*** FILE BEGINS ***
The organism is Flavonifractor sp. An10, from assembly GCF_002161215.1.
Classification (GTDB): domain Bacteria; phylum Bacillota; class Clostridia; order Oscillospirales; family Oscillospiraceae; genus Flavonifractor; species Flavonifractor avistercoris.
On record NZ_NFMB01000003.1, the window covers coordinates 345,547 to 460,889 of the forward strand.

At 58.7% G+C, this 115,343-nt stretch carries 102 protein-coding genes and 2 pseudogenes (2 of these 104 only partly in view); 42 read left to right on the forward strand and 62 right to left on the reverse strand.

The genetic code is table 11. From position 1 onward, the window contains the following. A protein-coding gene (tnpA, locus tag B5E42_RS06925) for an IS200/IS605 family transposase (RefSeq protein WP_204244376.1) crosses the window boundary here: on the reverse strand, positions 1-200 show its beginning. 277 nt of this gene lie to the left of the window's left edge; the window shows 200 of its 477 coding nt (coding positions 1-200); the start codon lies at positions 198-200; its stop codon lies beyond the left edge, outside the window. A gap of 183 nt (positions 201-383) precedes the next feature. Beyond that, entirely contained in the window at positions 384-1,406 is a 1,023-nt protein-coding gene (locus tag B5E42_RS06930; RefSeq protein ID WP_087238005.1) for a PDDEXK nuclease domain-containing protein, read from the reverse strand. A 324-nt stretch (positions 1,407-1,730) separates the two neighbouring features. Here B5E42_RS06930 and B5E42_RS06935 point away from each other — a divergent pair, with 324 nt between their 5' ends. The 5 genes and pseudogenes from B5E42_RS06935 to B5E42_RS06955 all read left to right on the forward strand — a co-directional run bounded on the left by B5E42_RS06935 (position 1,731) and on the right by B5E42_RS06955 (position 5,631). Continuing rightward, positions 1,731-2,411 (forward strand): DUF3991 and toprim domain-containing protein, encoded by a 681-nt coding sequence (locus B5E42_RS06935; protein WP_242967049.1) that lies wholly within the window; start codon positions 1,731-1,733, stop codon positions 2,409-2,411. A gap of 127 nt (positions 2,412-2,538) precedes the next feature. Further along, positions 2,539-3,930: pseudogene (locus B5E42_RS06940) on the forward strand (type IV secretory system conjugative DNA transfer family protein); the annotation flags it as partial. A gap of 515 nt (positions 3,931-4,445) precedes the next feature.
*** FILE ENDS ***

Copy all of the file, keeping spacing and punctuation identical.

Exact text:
The organism is Flavonifractor sp. An10, from assembly GCF_002161215.1.
Classification (GTDB): domain Bacteria; phylum Bacillota; class Clostridia; order Oscillospirales; family Oscillospiraceae; genus Flavonifractor; species Flavonifractor avistercoris.
On record NZ_NFMB01000003.1, the window covers coordinates 345,547 to 460,889 of the forward strand.

At 58.7% G+C, this 115,343-nt stretch carries 102 protein-coding genes and 2 pseudogenes (2 of these 104 only partly in view); 42 read left to right on the forward strand and 62 right to left on the reverse strand.

The genetic code is table 11. From position 1 onward, the window contains the following. A protein-coding gene (tnpA, locus tag B5E42_RS06925) for an IS200/IS605 family transposase (RefSeq protein WP_204244376.1) crosses the window boundary here: on the reverse strand, positions 1-200 show its beginning. 277 nt of this gene lie to the left of the window's left edge; the window shows 200 of its 477 coding nt (coding positions 1-200); the start codon lies at positions 198-200; its stop codon lies beyond the left edge, outside the window. A gap of 183 nt (positions 201-383) precedes the next feature. Beyond that, entirely contained in the window at positions 384-1,406 is a 1,023-nt protein-coding gene (locus tag B5E42_RS06930; RefSeq protein ID WP_087238005.1) for a PDDEXK nuclease domain-containing protein, read from the reverse strand. A 324-nt stretch (positions 1,407-1,730) separates the two neighbouring features. Here B5E42_RS06930 and B5E42_RS06935 point away from each other — a divergent pair, with 324 nt between their 5' ends. The 5 genes and pseudogenes from B5E42_RS06935 to B5E42_RS06955 all read left to right on the forward strand — a co-directional run bounded on the left by B5E42_RS06935 (position 1,731) and on the right by B5E42_RS06955 (position 5,631). Continuing rightward, positions 1,731-2,411 (forward strand): DUF3991 and toprim domain-containing protein, encoded by a 681-nt coding sequence (locus B5E42_RS06935; protein WP_242967049.1) that lies wholly within the window; start codon positions 1,731-1,733, stop codon positions 2,409-2,411. A gap of 127 nt (positions 2,412-2,538) precedes the next feature. Further along, positions 2,539-3,930: pseudogene (locus B5E42_RS06940) on the forward strand (type IV secretory system conjugative DNA transfer family protein); the annotation flags it as partial. A gap of 515 nt (positions 3,931-4,445) precedes the next feature.